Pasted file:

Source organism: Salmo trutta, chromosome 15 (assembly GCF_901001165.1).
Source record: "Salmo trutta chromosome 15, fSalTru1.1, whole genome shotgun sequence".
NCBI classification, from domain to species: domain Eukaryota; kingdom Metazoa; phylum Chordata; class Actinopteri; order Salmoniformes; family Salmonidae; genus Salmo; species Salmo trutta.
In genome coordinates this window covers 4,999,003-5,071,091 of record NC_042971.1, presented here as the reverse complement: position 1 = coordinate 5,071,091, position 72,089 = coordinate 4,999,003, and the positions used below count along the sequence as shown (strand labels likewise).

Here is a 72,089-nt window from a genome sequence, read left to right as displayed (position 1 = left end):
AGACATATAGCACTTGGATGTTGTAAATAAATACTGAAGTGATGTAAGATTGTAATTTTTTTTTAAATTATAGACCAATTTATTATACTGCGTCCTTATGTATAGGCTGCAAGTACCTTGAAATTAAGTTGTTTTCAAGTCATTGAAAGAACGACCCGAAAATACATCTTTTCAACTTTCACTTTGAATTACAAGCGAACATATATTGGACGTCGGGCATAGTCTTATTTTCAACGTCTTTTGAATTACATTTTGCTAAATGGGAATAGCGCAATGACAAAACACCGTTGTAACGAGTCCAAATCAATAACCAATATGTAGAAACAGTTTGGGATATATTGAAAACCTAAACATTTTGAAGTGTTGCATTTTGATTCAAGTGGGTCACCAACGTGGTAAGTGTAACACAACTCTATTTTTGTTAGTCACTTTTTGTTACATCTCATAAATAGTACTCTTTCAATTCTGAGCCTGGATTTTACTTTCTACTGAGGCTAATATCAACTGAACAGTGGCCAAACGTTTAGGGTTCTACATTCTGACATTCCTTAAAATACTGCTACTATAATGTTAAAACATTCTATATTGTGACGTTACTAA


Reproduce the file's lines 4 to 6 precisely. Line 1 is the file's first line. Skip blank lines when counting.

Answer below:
In genome coordinates this window covers 4,999,003-5,071,091 of record NC_042971.1, presented here as the reverse complement: position 1 = coordinate 5,071,091, position 72,089 = coordinate 4,999,003, and the positions used below count along the sequence as shown (strand labels likewise).

Here is a 72,089-nt window from a genome sequence, read left to right as displayed (position 1 = left end):
AGACATATAGCACTTGGATGTTGTAAATAAATACTGAAGTGATGTAAGATTGTAATTTTTTTTTAAATTATAGACCAATTTATTATACTGCGTCCTTATGTATAGGCTGCAAGTACCTTGAAATTAAGTTGTTTTCAAGTCATTGAAAGAACGACCCGAAAATACATCTTTTCAACTTTCACTTTGAATTACAAGCGAACATATATTGGACGTCGGGCATAGTCTTATTTTCAACGTCTTTTGAATTACATTTTGCTAAATGGGAATAGCGCAATGACAAAACACCGTTGTAACGAGTCCAAATCAATAACCAATATGTAGAAACAGTTTGGGATATATTGAAAACCTAAACATTTTGAAGTGTTGCATTTTGATTCAAGTGGGTCACCAACGTGGTAAGTGTAACACAACTCTATTTTTGTTAGTCACTTTTTGTTACATCTCATAAATAGTACTCTTTCAATTCTGAGCCTGGATTTTACTTTCTACTGAGGCTAATATCAACTGAACAGTGGCCAAACGTTTAGGGTTCTACATTCTGACATTCCTTAAAATACTGCTACTATAATGTTAAAACATTCTATATTGTGACGTTACTAA